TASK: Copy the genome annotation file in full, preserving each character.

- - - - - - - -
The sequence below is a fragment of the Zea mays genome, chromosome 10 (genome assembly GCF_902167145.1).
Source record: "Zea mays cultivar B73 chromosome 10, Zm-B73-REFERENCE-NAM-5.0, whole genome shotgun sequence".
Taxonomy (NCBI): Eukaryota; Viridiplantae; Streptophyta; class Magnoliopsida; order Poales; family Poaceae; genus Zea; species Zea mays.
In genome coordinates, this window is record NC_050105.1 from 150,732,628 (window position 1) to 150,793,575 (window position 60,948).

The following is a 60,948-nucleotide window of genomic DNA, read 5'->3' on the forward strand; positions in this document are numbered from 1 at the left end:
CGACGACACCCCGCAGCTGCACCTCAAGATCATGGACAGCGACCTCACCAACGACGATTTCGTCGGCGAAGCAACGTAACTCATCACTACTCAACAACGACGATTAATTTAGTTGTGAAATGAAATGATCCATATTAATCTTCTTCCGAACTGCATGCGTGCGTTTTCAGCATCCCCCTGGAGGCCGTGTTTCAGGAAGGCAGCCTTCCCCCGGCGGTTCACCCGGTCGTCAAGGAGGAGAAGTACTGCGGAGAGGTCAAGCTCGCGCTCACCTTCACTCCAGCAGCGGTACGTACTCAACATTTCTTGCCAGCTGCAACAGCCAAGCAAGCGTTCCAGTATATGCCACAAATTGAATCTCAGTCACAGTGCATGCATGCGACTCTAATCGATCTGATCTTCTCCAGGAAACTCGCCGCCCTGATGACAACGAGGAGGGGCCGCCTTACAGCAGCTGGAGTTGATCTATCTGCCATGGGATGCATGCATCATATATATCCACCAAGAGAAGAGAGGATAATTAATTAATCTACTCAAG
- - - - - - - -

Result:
The sequence below is a fragment of the Zea mays genome, chromosome 10 (genome assembly GCF_902167145.1).
Source record: "Zea mays cultivar B73 chromosome 10, Zm-B73-REFERENCE-NAM-5.0, whole genome shotgun sequence".
Taxonomy (NCBI): Eukaryota; Viridiplantae; Streptophyta; class Magnoliopsida; order Poales; family Poaceae; genus Zea; species Zea mays.
In genome coordinates, this window is record NC_050105.1 from 150,732,628 (window position 1) to 150,793,575 (window position 60,948).

The following is a 60,948-nucleotide window of genomic DNA, read 5'->3' on the forward strand; positions in this document are numbered from 1 at the left end:
CGACGACACCCCGCAGCTGCACCTCAAGATCATGGACAGCGACCTCACCAACGACGATTTCGTCGGCGAAGCAACGTAACTCATCACTACTCAACAACGACGATTAATTTAGTTGTGAAATGAAATGATCCATATTAATCTTCTTCCGAACTGCATGCGTGCGTTTTCAGCATCCCCCTGGAGGCCGTGTTTCAGGAAGGCAGCCTTCCCCCGGCGGTTCACCCGGTCGTCAAGGAGGAGAAGTACTGCGGAGAGGTCAAGCTCGCGCTCACCTTCACTCCAGCAGCGGTACGTACTCAACATTTCTTGCCAGCTGCAACAGCCAAGCAAGCGTTCCAGTATATGCCACAAATTGAATCTCAGTCACAGTGCATGCATGCGACTCTAATCGATCTGATCTTCTCCAGGAAACTCGCCGCCCTGATGACAACGAGGAGGGGCCGCCTTACAGCAGCTGGAGTTGATCTATCTGCCATGGGATGCATGCATCATATATATCCACCAAGAGAAGAGAGGATAATTAATTAATCTACTCAAG